Pancreatic cancer mortality rates in the European Union (EU) increased by 5 per cent between 1990 and 2016, a report by United European Gastroenterology (UEG) reveals. This is the highest increase in any of the EU's top five cancer killers.
'Pancreatic Cancer Across Europe', published to coincide with World Pancreatic Cancer Day today (15 November), examines the past and current state of pancreatic cancer care and treatment, as well as future prospects, such as targeting the microbiome.
The report estimates that pancreatic cancer is responsible for more than 95,000 EU deaths every year. The disease is now the EU’s third leading cause of cancer-related death, behind lung and colorectal cancer. Median survival from the point of diagnosis is 4.6 months, with patients losing 98 per cent of their healthy life expectancy. Just 3 per cent of patients diagnosed with pancreatic cancer survive for five years. It is the only cancer that has seen no improvement in survival in 40 years.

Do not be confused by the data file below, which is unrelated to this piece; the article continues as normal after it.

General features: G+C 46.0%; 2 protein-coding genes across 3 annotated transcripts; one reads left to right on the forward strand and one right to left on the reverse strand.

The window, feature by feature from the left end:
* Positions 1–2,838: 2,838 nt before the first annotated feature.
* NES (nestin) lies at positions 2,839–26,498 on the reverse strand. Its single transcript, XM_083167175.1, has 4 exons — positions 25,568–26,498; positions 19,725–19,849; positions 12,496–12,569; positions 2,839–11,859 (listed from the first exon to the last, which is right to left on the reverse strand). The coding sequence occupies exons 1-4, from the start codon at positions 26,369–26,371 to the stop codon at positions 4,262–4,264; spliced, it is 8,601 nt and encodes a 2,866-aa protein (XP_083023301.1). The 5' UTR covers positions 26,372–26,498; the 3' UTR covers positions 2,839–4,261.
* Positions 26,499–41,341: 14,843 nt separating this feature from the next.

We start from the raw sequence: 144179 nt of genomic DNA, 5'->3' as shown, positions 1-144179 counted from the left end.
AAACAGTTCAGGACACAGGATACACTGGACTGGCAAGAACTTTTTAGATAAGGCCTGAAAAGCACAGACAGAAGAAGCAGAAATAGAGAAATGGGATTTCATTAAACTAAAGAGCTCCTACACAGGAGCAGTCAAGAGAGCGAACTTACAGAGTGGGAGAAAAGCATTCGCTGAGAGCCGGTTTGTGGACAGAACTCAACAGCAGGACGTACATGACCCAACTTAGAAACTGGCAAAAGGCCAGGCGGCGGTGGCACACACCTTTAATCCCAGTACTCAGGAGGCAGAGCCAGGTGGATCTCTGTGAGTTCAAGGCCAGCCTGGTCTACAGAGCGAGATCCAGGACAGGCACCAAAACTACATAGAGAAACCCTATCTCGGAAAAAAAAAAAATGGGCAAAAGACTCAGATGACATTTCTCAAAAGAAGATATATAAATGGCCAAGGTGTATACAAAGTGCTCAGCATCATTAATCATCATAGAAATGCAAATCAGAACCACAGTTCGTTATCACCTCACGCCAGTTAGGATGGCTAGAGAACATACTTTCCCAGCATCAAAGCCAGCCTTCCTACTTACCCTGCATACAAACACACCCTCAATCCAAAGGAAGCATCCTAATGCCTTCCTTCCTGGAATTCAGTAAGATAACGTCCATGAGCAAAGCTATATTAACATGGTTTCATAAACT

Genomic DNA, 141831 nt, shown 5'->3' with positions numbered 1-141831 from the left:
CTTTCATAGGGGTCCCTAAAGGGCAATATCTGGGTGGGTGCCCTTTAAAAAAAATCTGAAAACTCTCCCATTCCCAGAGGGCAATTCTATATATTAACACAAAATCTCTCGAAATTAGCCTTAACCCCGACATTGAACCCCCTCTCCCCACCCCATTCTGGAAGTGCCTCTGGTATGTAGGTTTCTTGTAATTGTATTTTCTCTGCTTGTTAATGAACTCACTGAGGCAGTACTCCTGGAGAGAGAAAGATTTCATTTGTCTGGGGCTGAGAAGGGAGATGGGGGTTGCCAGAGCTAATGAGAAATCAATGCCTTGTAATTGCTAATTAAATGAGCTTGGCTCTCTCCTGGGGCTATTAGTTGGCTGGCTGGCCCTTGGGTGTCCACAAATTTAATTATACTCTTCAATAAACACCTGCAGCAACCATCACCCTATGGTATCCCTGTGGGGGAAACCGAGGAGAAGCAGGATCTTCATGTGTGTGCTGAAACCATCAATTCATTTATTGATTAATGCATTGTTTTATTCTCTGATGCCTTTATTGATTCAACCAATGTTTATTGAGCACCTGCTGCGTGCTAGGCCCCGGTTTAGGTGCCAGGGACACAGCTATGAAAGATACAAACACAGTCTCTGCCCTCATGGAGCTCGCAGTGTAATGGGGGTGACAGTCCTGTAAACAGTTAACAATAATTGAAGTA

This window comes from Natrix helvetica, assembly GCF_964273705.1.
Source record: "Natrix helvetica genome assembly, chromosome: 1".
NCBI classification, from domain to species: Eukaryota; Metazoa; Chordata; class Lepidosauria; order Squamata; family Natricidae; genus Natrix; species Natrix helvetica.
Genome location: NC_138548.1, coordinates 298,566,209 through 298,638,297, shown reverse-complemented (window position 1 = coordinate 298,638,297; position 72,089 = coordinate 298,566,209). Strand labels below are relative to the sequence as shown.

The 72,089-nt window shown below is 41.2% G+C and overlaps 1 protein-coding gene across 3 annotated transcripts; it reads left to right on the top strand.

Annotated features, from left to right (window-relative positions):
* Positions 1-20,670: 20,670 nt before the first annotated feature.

Despite these figures, pancreatic cancer receives less than 2 per cent of all cancer research funding in Europe. The report says this must change and coordinated efforts are needed at EU and country level to accelerate advances.